Ramona - posted on 03/11/2011

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No one will do well if forced, she may like it since she agreed to try it. My kids play sports, but not with school all the time. Why not try music, be in a pla, make the sets to the play, write in the school paper? Not everyone likes team sports.

Ivelisse - posted on 03/11/2011

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Thanks Theresa. She has agreed to "try" Track and Field which I am happy with. She wants to do cheerleading in the fall, and I'm fine with that as well. I'm also looking into the different athletic programs my city has to offer. I'm confident that we'll find something she'll enjoy. I guess I'm having a hard time dealing with the negative attitude she projects when it comes to doing something extra. I hear so many great things about kids in sports and as a track runner in high school, I know the advantages of being involved in sports. However, you're right in the sense that forcing her to do something will only cause resentment. At the very least, I want her to try it and see. If she truly dislikes it, then I'm open to anything. Thanks so much for your response! :) This helps a lot.

Theresa - posted on 03/11/2011

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I understand you wanting your daughter to do something extarcurricular, but not everyone wants to do sports. Is there some other option for your daughter? My oldest is 15. When he was in 7th grade we told him he needed to try 1 extracurricular activity. He could choose from sports, an academic one (math team, knowlegebowl, etc) or jazz band. He is very good at playing his sax so chose jazz band. We just didn't want him to someday regret that he didn't try something. He is still doing jazz band 3 year later. If it's not something she enjoys she won't keep doing it and will just resent you for making her. Or as Louise suggested something outside of school.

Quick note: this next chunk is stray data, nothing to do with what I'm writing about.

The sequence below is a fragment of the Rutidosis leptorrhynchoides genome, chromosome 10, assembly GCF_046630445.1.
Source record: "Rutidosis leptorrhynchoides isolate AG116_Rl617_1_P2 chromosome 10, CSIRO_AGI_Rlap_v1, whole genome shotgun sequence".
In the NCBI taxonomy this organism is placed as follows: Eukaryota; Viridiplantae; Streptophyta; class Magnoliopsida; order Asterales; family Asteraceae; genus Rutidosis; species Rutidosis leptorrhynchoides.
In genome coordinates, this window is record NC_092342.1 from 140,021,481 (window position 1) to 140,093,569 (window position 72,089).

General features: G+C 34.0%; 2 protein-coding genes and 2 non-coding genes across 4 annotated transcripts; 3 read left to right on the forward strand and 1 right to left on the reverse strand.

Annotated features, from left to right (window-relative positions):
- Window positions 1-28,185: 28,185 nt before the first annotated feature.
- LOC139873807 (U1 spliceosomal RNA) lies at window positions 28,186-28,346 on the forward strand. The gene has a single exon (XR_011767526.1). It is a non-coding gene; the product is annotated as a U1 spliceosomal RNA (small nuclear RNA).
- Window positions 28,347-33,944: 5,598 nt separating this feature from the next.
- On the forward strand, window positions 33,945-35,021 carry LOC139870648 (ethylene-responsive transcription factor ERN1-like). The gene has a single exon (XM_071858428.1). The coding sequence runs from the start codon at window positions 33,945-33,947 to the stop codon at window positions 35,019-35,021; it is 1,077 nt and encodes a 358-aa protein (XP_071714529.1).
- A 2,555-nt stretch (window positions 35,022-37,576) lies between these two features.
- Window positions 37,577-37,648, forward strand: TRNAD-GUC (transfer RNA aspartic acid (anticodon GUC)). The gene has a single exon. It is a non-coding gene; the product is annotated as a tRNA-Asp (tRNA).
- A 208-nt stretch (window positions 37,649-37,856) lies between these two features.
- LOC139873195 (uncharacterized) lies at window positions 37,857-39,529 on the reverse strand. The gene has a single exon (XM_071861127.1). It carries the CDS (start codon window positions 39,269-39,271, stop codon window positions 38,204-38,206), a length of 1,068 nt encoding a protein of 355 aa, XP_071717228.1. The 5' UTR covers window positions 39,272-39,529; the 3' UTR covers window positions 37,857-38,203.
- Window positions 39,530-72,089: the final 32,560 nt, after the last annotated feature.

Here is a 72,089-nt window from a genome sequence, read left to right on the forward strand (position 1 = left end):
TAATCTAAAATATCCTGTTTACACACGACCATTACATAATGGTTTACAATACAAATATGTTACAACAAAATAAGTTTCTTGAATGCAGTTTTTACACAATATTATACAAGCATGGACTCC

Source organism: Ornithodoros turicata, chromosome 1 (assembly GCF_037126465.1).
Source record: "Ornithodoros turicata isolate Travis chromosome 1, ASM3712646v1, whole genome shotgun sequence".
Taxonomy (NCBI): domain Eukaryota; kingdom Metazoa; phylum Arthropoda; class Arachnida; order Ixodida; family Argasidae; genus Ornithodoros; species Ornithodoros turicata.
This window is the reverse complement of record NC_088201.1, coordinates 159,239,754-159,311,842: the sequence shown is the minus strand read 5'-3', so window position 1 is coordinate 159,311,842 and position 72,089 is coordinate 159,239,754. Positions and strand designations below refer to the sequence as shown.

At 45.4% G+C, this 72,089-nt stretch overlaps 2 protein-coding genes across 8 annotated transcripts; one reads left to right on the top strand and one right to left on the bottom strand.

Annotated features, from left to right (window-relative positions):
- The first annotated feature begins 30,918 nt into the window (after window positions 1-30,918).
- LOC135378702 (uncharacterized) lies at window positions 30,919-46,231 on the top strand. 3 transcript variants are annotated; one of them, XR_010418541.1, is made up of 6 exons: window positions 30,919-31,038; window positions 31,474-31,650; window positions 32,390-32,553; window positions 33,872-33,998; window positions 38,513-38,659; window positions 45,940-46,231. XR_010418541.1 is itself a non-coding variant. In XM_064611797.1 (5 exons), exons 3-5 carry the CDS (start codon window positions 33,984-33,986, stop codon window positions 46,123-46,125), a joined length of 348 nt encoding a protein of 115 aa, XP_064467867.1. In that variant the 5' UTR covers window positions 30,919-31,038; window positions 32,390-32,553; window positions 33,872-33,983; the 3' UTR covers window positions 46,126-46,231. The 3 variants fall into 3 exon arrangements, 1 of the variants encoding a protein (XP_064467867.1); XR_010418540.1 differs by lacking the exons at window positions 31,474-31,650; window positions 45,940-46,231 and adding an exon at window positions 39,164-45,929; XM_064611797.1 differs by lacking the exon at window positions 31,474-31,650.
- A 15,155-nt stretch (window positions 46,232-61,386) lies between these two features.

Ivelisse - posted on 03/11/2011

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Louise, thank you so much for this! I really appreciate it. I will definitely look into these groups in my area.

Louise - posted on 03/11/2011

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Not every body enjoys sport. Ask her if she wants to join the sea cadets or ranger scouts. These groups instill disciplin and are a great source of social skills and opportunities your teenager would not normally have. Most of these youth groups are mixed and they are geared up to deal with teenagers. My sons did not want to join a sport either but they both chose different youth groups and had a great time. They learnt how to problem solve, camp out and self respect with there tournaments and parading in uniform. My son chose sea scouts (which also took girls) he learnt how to sail and canoe and camp. These groups were really good and kept my sons on the straight and narrow, they were kept fit with all the activites and had a huge social group of people they would not normally of met. I would find out about these groups in your area and ask if she would like to join any, forcing someone to take part in something they do not enjoy is a recipe for disaster.